China v the Chinese: Where the real luxury market lies

After two weeks in the mountains of Wyoming, I come home and what do I find? Not only is Mulberry without a CEO (and still without a designer), but all that conventional wisdom about the super-duper high-speed growth of the Chinese luxury market (shock! trauma!) slowing down may have been wrong. Or not wrong, exactly, but slightly misguided.

There was a terrific piece in the FT’s Watch & Jewellery special report over the weekend pointing out that while sales in the mainland may be slowing, sales to Chinese OVERALL (ie, outside China on nice trips that involve shopping) are not. Here is my favourite quote in the story, from Erwan Rambourg, HSBC’s Hong Kong-based global co-head of consumer and retail research:

“People assume luxury equals China, but it doesn’t – luxury equals Chinese. China accounts for 8-10 per cent of sales through the luxury sector, whereas Chinese account for around 35 per cent.”

See where I am going with this? See the picture above, which was taken in Paris?

Meanwhile, Hans-Dietrich Lahrs, CEO of Hugo Boss, told the FT that “15-20 per cent of sales in big cities around the world come from Chinese shoppers”– though China itself accounts for only a third of the 15 per cent of annual sales that come from Asia in total, and he was considering “a new service that would allow Chinese tourists to shop online while overseas and have the items shipped back to China”.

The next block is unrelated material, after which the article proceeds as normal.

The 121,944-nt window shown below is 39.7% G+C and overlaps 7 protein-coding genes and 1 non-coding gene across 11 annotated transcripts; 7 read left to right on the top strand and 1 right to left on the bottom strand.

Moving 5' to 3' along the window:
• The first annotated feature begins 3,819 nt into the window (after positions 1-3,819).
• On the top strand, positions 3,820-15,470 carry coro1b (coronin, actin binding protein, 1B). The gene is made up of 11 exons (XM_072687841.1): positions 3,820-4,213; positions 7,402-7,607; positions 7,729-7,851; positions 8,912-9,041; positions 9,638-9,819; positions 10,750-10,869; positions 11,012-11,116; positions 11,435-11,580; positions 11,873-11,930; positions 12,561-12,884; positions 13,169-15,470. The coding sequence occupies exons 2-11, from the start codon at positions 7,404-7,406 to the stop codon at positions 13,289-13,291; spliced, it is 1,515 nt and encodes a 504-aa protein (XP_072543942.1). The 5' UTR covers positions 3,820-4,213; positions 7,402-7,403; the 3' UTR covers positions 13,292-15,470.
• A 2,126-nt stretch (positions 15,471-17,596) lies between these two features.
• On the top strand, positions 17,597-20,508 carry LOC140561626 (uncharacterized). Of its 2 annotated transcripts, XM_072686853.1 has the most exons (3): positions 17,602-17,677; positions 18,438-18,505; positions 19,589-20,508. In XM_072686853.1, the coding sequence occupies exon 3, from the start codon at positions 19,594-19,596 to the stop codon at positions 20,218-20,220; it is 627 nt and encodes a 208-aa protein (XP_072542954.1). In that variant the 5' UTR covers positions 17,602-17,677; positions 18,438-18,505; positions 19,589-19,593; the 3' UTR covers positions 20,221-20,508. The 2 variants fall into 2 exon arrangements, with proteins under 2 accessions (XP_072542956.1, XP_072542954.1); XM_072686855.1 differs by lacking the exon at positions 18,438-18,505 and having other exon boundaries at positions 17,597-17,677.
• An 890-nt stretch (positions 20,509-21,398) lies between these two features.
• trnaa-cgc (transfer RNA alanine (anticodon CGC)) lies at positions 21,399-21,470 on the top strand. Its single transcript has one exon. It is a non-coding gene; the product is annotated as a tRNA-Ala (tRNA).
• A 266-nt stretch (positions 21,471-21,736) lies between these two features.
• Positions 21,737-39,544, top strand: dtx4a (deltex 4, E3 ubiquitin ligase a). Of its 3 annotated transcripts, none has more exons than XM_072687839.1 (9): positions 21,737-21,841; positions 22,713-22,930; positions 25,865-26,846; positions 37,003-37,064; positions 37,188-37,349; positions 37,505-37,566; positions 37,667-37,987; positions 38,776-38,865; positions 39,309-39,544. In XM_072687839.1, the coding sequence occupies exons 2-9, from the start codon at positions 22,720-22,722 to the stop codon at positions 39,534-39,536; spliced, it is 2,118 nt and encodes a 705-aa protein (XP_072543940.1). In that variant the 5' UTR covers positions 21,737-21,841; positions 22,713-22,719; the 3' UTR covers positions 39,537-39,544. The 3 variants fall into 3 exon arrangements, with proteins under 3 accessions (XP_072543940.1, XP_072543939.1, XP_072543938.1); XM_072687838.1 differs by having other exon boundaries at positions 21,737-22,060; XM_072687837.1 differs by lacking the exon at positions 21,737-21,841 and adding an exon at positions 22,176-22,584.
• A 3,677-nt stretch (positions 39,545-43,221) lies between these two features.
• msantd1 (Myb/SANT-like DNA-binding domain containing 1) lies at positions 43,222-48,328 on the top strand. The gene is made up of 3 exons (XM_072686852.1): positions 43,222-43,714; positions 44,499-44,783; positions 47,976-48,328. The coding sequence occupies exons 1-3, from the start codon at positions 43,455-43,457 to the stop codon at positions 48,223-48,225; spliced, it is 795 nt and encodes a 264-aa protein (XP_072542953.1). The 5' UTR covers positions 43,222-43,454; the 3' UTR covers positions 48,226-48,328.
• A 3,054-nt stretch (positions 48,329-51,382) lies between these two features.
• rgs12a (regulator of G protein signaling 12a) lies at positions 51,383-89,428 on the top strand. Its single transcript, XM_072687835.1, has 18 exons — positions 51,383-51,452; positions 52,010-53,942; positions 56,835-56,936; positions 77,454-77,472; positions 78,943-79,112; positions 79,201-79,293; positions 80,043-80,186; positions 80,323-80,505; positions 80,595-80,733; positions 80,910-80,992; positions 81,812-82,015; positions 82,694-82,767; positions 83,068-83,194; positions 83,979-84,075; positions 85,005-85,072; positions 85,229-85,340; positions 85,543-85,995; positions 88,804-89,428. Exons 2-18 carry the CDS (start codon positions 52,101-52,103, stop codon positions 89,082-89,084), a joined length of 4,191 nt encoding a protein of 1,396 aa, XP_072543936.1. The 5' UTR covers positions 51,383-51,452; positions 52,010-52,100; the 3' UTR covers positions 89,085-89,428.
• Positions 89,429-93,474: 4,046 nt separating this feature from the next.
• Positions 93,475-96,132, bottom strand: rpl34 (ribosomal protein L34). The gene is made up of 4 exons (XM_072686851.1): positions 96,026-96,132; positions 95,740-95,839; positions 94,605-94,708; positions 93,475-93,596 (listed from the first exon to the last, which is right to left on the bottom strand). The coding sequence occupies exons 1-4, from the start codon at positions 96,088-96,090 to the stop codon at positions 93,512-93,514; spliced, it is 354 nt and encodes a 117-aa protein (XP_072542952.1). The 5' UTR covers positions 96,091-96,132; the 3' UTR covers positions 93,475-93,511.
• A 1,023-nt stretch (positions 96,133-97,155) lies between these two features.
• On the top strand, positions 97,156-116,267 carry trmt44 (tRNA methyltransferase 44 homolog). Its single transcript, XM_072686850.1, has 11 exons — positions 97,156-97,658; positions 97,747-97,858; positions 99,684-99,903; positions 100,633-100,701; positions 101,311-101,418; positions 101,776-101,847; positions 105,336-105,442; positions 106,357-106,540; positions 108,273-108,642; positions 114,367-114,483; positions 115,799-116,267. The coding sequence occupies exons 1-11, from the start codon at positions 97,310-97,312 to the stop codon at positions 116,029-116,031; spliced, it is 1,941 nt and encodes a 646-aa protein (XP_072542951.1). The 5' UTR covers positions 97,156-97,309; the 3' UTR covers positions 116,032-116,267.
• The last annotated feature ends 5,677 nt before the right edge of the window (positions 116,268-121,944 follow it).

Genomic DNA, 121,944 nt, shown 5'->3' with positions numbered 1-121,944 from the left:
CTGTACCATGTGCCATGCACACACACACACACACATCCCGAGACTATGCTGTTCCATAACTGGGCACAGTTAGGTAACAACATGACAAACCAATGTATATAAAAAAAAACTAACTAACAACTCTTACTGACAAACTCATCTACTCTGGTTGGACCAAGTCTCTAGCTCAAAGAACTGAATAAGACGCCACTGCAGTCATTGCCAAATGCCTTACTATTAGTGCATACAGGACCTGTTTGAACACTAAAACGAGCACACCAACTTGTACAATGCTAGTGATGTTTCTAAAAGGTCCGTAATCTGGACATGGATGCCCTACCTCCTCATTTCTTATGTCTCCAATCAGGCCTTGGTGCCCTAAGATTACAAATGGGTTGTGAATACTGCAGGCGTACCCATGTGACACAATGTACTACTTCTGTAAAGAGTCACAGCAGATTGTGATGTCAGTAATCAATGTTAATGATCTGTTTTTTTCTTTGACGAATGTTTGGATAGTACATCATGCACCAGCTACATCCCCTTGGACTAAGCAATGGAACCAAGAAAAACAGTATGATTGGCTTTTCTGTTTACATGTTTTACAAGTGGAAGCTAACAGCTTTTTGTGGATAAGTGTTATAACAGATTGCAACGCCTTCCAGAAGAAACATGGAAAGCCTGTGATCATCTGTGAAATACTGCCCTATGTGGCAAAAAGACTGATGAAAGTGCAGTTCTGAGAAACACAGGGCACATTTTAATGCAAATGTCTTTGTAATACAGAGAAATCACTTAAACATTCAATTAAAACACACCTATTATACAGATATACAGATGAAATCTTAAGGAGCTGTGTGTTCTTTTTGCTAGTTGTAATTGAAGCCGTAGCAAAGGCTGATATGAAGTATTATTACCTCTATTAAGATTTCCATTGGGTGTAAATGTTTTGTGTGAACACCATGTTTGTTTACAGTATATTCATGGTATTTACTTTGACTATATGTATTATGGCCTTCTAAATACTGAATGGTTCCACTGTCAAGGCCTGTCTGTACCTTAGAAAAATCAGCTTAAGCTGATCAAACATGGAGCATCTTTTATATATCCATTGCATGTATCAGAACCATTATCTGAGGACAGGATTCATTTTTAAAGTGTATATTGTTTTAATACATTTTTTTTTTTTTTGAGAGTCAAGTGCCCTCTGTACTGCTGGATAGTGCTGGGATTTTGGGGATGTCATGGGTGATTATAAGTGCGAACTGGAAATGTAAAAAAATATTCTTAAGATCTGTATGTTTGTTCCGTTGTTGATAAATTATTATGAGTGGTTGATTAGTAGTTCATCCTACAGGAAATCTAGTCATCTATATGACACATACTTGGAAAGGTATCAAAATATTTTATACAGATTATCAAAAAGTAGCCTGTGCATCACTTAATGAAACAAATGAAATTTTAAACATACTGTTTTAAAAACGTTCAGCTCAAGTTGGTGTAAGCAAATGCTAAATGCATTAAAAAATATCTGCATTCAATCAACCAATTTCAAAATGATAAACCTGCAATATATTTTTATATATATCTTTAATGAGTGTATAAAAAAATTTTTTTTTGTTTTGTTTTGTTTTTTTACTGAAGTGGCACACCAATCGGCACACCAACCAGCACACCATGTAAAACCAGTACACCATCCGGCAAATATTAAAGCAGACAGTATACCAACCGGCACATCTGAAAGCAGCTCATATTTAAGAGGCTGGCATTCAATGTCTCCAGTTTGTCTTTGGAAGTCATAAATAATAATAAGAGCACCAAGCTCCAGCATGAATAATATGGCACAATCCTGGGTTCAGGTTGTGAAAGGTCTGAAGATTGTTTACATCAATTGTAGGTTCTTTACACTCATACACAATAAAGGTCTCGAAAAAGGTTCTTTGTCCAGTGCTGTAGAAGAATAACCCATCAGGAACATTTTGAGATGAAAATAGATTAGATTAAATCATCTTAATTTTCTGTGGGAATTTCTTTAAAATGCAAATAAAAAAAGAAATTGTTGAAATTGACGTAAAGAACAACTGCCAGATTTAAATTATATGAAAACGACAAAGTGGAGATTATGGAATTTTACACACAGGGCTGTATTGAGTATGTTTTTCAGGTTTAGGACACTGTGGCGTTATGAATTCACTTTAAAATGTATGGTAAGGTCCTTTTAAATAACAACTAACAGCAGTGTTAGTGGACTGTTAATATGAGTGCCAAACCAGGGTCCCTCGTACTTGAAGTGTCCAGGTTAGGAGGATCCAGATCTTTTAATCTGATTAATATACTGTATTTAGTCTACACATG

All of which suggests that traditional methods of calculating markets – by sales per geographic region – are increasingly meaningless in a luxury market where consumers 1) travel and 2) are very good at searching the web to find out where they should buy things to get the best price, and then going to the product. Especially when brands themselves invest in flagship stores in cities as much as marketing vehicles as actual sales vectors (this is especially the case in countries such as Brazil, where a store is effectively an ad to seduce consumers into buying stuff outside the country, or China, as per above).

There’s a reason the Savile Row association has been lobbying the UK government to relax Chinese visa restrictions – they fear loss of sales to travelling Chinese tourists –and there’s no question that much of Bond Street foot traffic is not native business. There’s a reason so many luxury brands now employ Chinese speakers in their flagships in London and Paris and New York. So given that, is it really accurate, to call it, for example, the “UK market”, when much of that market is made up of non-UK citizens? Is it fair to say Chinese are buying less in China if they are buying more abroad? I wonder.

Indeed, it seems to me (with that nice perspective vacation brings) that thataway distortion and confusion lies; the capex/return ratio is not quite as direct as it used to be. It may look more like the etail/return ratio, where information is gathered online and sales made in store, or vice versa.

How you express that in a quarterly report, of course, is another question.

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